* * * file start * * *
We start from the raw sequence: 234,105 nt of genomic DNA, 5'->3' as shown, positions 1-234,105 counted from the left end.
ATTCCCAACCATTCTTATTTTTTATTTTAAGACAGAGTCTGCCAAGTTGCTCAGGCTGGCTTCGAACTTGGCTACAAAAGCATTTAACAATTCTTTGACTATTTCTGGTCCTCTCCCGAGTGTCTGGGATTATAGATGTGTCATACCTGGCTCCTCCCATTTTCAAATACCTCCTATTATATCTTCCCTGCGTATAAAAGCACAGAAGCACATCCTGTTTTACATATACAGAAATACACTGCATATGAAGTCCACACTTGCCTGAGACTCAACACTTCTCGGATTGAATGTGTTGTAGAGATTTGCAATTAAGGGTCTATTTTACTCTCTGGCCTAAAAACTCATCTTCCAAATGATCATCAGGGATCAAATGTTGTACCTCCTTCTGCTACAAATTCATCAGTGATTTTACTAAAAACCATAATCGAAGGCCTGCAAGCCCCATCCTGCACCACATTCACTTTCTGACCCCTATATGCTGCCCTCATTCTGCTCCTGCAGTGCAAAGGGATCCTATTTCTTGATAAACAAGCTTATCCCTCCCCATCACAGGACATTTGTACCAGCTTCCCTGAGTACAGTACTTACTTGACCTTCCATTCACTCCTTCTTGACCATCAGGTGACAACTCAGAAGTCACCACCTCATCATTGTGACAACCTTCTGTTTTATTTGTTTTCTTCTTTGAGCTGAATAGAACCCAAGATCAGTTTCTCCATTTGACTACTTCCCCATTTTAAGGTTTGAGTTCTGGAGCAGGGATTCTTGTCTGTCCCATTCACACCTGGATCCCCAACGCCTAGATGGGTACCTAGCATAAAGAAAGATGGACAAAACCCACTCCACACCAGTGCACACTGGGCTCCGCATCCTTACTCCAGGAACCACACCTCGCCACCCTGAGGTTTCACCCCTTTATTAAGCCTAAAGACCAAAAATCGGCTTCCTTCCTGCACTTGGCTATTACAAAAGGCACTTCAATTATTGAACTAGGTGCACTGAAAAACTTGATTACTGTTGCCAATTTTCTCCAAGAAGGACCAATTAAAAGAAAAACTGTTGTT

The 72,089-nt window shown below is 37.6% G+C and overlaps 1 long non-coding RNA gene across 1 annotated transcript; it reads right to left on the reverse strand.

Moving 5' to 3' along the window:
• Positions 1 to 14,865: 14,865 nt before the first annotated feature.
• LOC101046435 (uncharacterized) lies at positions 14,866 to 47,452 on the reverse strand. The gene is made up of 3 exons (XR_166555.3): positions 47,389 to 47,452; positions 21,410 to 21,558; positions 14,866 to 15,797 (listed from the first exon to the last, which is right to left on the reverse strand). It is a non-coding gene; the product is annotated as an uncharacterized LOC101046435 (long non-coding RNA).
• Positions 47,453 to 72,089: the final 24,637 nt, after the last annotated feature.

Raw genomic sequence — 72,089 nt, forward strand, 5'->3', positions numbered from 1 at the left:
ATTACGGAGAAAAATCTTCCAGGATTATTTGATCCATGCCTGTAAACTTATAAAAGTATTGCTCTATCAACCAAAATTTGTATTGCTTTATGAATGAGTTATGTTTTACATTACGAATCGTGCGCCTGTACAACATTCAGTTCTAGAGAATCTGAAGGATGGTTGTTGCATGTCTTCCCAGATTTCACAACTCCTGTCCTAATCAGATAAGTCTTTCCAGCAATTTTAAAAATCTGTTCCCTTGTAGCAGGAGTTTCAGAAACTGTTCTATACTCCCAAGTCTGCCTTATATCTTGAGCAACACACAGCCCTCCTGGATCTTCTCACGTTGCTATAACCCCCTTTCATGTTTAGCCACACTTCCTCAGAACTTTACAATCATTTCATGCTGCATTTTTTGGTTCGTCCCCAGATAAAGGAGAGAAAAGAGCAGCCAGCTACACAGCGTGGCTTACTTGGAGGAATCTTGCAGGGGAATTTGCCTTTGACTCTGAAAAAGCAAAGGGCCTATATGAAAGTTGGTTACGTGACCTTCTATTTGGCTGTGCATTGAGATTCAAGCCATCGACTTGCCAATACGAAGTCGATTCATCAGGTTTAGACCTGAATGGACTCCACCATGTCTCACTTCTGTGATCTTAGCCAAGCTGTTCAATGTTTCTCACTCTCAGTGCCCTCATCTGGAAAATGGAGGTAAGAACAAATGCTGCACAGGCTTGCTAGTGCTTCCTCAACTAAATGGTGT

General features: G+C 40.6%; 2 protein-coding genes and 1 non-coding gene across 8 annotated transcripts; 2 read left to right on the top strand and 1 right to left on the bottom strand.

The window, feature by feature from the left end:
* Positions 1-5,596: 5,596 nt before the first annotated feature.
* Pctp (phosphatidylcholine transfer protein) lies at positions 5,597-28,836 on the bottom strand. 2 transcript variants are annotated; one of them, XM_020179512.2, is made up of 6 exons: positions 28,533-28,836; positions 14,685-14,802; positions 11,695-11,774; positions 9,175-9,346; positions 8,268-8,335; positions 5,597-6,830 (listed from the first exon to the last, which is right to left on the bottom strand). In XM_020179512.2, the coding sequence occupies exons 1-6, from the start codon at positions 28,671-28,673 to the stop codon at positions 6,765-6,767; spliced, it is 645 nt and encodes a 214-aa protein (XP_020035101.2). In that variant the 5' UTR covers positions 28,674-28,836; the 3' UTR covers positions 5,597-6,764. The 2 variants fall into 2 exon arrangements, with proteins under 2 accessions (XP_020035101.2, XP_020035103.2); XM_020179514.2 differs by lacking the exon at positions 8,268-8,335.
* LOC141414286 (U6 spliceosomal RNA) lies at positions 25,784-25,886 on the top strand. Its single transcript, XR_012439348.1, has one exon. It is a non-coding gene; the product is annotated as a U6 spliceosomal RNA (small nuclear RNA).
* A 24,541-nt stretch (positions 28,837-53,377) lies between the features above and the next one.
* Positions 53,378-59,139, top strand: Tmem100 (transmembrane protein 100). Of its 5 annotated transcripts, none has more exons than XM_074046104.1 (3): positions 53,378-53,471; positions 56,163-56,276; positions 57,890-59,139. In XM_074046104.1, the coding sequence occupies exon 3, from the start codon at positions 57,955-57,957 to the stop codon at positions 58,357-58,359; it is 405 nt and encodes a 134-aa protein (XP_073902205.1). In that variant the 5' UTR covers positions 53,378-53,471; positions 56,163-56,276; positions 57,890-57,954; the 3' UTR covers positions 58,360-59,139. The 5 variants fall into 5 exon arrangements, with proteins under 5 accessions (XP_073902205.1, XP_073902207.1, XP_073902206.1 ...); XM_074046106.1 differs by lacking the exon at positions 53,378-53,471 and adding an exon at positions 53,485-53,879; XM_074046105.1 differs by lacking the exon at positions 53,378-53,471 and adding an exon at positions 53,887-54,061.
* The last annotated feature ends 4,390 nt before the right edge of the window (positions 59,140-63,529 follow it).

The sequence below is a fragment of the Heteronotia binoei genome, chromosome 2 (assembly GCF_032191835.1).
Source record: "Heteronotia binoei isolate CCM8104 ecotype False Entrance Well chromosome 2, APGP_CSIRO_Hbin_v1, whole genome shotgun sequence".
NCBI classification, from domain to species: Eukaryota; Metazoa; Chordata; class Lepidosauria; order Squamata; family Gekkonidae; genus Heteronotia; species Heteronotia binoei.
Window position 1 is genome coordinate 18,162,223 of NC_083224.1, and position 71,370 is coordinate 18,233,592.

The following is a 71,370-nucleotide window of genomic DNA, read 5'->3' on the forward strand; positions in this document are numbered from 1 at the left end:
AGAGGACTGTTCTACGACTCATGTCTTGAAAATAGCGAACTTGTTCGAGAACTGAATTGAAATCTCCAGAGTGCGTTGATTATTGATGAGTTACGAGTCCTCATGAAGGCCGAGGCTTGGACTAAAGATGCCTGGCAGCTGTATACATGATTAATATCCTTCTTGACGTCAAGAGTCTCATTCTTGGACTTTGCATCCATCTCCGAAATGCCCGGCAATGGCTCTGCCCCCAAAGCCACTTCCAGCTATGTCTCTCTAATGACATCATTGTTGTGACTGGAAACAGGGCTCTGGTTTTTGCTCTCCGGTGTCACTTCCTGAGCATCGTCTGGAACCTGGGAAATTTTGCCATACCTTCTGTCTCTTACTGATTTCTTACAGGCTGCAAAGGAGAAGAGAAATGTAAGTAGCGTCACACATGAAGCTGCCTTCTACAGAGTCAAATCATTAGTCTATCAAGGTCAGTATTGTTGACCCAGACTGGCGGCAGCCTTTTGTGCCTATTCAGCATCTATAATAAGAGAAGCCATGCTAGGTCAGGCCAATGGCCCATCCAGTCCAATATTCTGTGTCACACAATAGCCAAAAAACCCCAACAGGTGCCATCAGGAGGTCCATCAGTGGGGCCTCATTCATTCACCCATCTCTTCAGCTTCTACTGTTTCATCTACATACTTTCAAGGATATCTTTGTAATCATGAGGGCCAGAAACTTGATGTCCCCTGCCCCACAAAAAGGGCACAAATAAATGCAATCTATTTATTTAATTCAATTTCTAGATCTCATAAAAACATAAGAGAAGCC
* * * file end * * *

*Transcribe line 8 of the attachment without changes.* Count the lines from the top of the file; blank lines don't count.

Raw genomic sequence — 72,089 nt, forward strand, 5'->3', positions numbered from 1 at the left: